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How To Become A Lawyer In South Africa

How to become a lawyer in South AfricaSo you want to know how to become a lawyer in South Africa?

Well, the first thing you need to know is that in South Africa lawyers are known as attorneys and advocates. It takes at least seven years to become an attorney and an additional year to become an advocate. Only some foreign-trained lawyers are able to avoid repeating their LLBs at a South African law school – as usually a South African qualification is necessary. 

Here are the stages you need to go through to practice as an attorney or advocate in South Africa.

Education 

Everyone who wishes to become an attorney in South Africa must begin by completing their LLB, which can be no less than four years in length. They must attend an institution in South Africa unless they have already completed an LLB from an institution from an approved country. The designated countries approved in South Africa currently are Swaziland, Namibia, Lesotho and the former Bophuthatswana, Venda, Transkei, and Ciskei states. If you have an LLB from any other country, then you need to approach a South African law school for assessment of your law degree as credit towards a South African one. 

Articles of Clerkship 

Once you have completed your recognised LLB, you can then apply for a position of service under articles of clerkship. This training period is conducted in a law firm and is generally two years in length. It can be shortened to one year if the student completes the full-time course at the School for Legal Practice for a period of approximately six months. Otherwise, this course is attended on a part-time basis for a shorter period of time of around five months. During this time a supervisor, known as a principal, at your law firm will guide you, but you must be sure that they submit your articles on time to the local law society. 

Fit & proper 

Next you must prove that you are a fit and proper person to serve as an attorney. This involves showing your moral integrity and honesty in everything you do, including your work. There is an interview during the application process to the Law Society by a senior member and this is when attention is placed on issues such as previous convictions. During your time doing your articles keep in contact with friends from law school to ensure you are not being taken advantage of or that you are being given enough complex work.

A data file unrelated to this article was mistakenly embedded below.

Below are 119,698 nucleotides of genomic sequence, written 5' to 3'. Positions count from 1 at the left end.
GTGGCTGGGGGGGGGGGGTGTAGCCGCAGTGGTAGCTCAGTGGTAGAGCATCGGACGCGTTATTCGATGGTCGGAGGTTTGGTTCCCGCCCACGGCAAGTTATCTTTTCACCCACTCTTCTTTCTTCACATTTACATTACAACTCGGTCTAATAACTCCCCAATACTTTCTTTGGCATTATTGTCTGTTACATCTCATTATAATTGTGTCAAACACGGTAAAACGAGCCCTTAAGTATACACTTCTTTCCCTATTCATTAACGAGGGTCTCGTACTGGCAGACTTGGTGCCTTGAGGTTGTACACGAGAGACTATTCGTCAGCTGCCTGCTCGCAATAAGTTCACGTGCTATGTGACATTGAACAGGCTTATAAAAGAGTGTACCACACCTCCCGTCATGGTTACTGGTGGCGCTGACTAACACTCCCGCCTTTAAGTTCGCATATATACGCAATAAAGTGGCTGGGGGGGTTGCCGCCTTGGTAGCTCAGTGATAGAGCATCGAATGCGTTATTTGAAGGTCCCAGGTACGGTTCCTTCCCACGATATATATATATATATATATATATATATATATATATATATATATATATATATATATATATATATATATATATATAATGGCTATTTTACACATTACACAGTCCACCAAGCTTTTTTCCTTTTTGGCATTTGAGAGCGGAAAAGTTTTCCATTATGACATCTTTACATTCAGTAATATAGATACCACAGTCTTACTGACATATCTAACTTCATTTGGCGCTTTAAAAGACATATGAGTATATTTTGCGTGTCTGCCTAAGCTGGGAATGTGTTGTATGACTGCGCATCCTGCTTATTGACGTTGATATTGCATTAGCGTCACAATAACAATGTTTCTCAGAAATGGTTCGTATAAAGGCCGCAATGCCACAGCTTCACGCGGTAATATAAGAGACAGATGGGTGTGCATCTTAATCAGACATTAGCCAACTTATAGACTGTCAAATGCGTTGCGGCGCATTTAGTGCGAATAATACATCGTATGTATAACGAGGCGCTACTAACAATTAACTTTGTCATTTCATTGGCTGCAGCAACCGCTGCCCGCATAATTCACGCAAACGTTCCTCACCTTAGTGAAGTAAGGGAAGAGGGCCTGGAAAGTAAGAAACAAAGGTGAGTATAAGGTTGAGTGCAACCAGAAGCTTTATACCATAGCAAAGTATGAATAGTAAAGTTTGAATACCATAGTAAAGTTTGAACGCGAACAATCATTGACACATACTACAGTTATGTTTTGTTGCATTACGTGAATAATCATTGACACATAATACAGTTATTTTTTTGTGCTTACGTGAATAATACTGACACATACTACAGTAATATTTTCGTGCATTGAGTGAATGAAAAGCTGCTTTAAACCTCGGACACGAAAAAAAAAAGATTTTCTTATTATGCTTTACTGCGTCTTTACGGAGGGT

Attorney's Admission Examination 

Once you have completed at least six months of your articles of clerkship, then you can take the Attorney's Admission Examination. This has four parts; Practice and Procedure, Wills and Estates, Attorneys’ Practice, Contracts and Rules of Conduct, and Legal Bookkeeping. There are unofficial lessons available from some law lecturers, and if you are recommended one and are feeling weak in an area of the exam, then taking the lessons from a reputable teacher is a great way to grow your confidence. 

Mandatory Practice Management 

As part of being an attorney in South Africa you must finally under go a short course on Practice Management to gain your first Fidelity Fund Certificate

Becoming an Advocate 

If you wish to become an advocate in South Africa you must apply to the High Court after one year's pupillage under another advocate, after this you will then  be called to the Bar. The General Council of the Bar is the association of all the local Bar Councils in South Africa who operate the individual Bar Examinations. 

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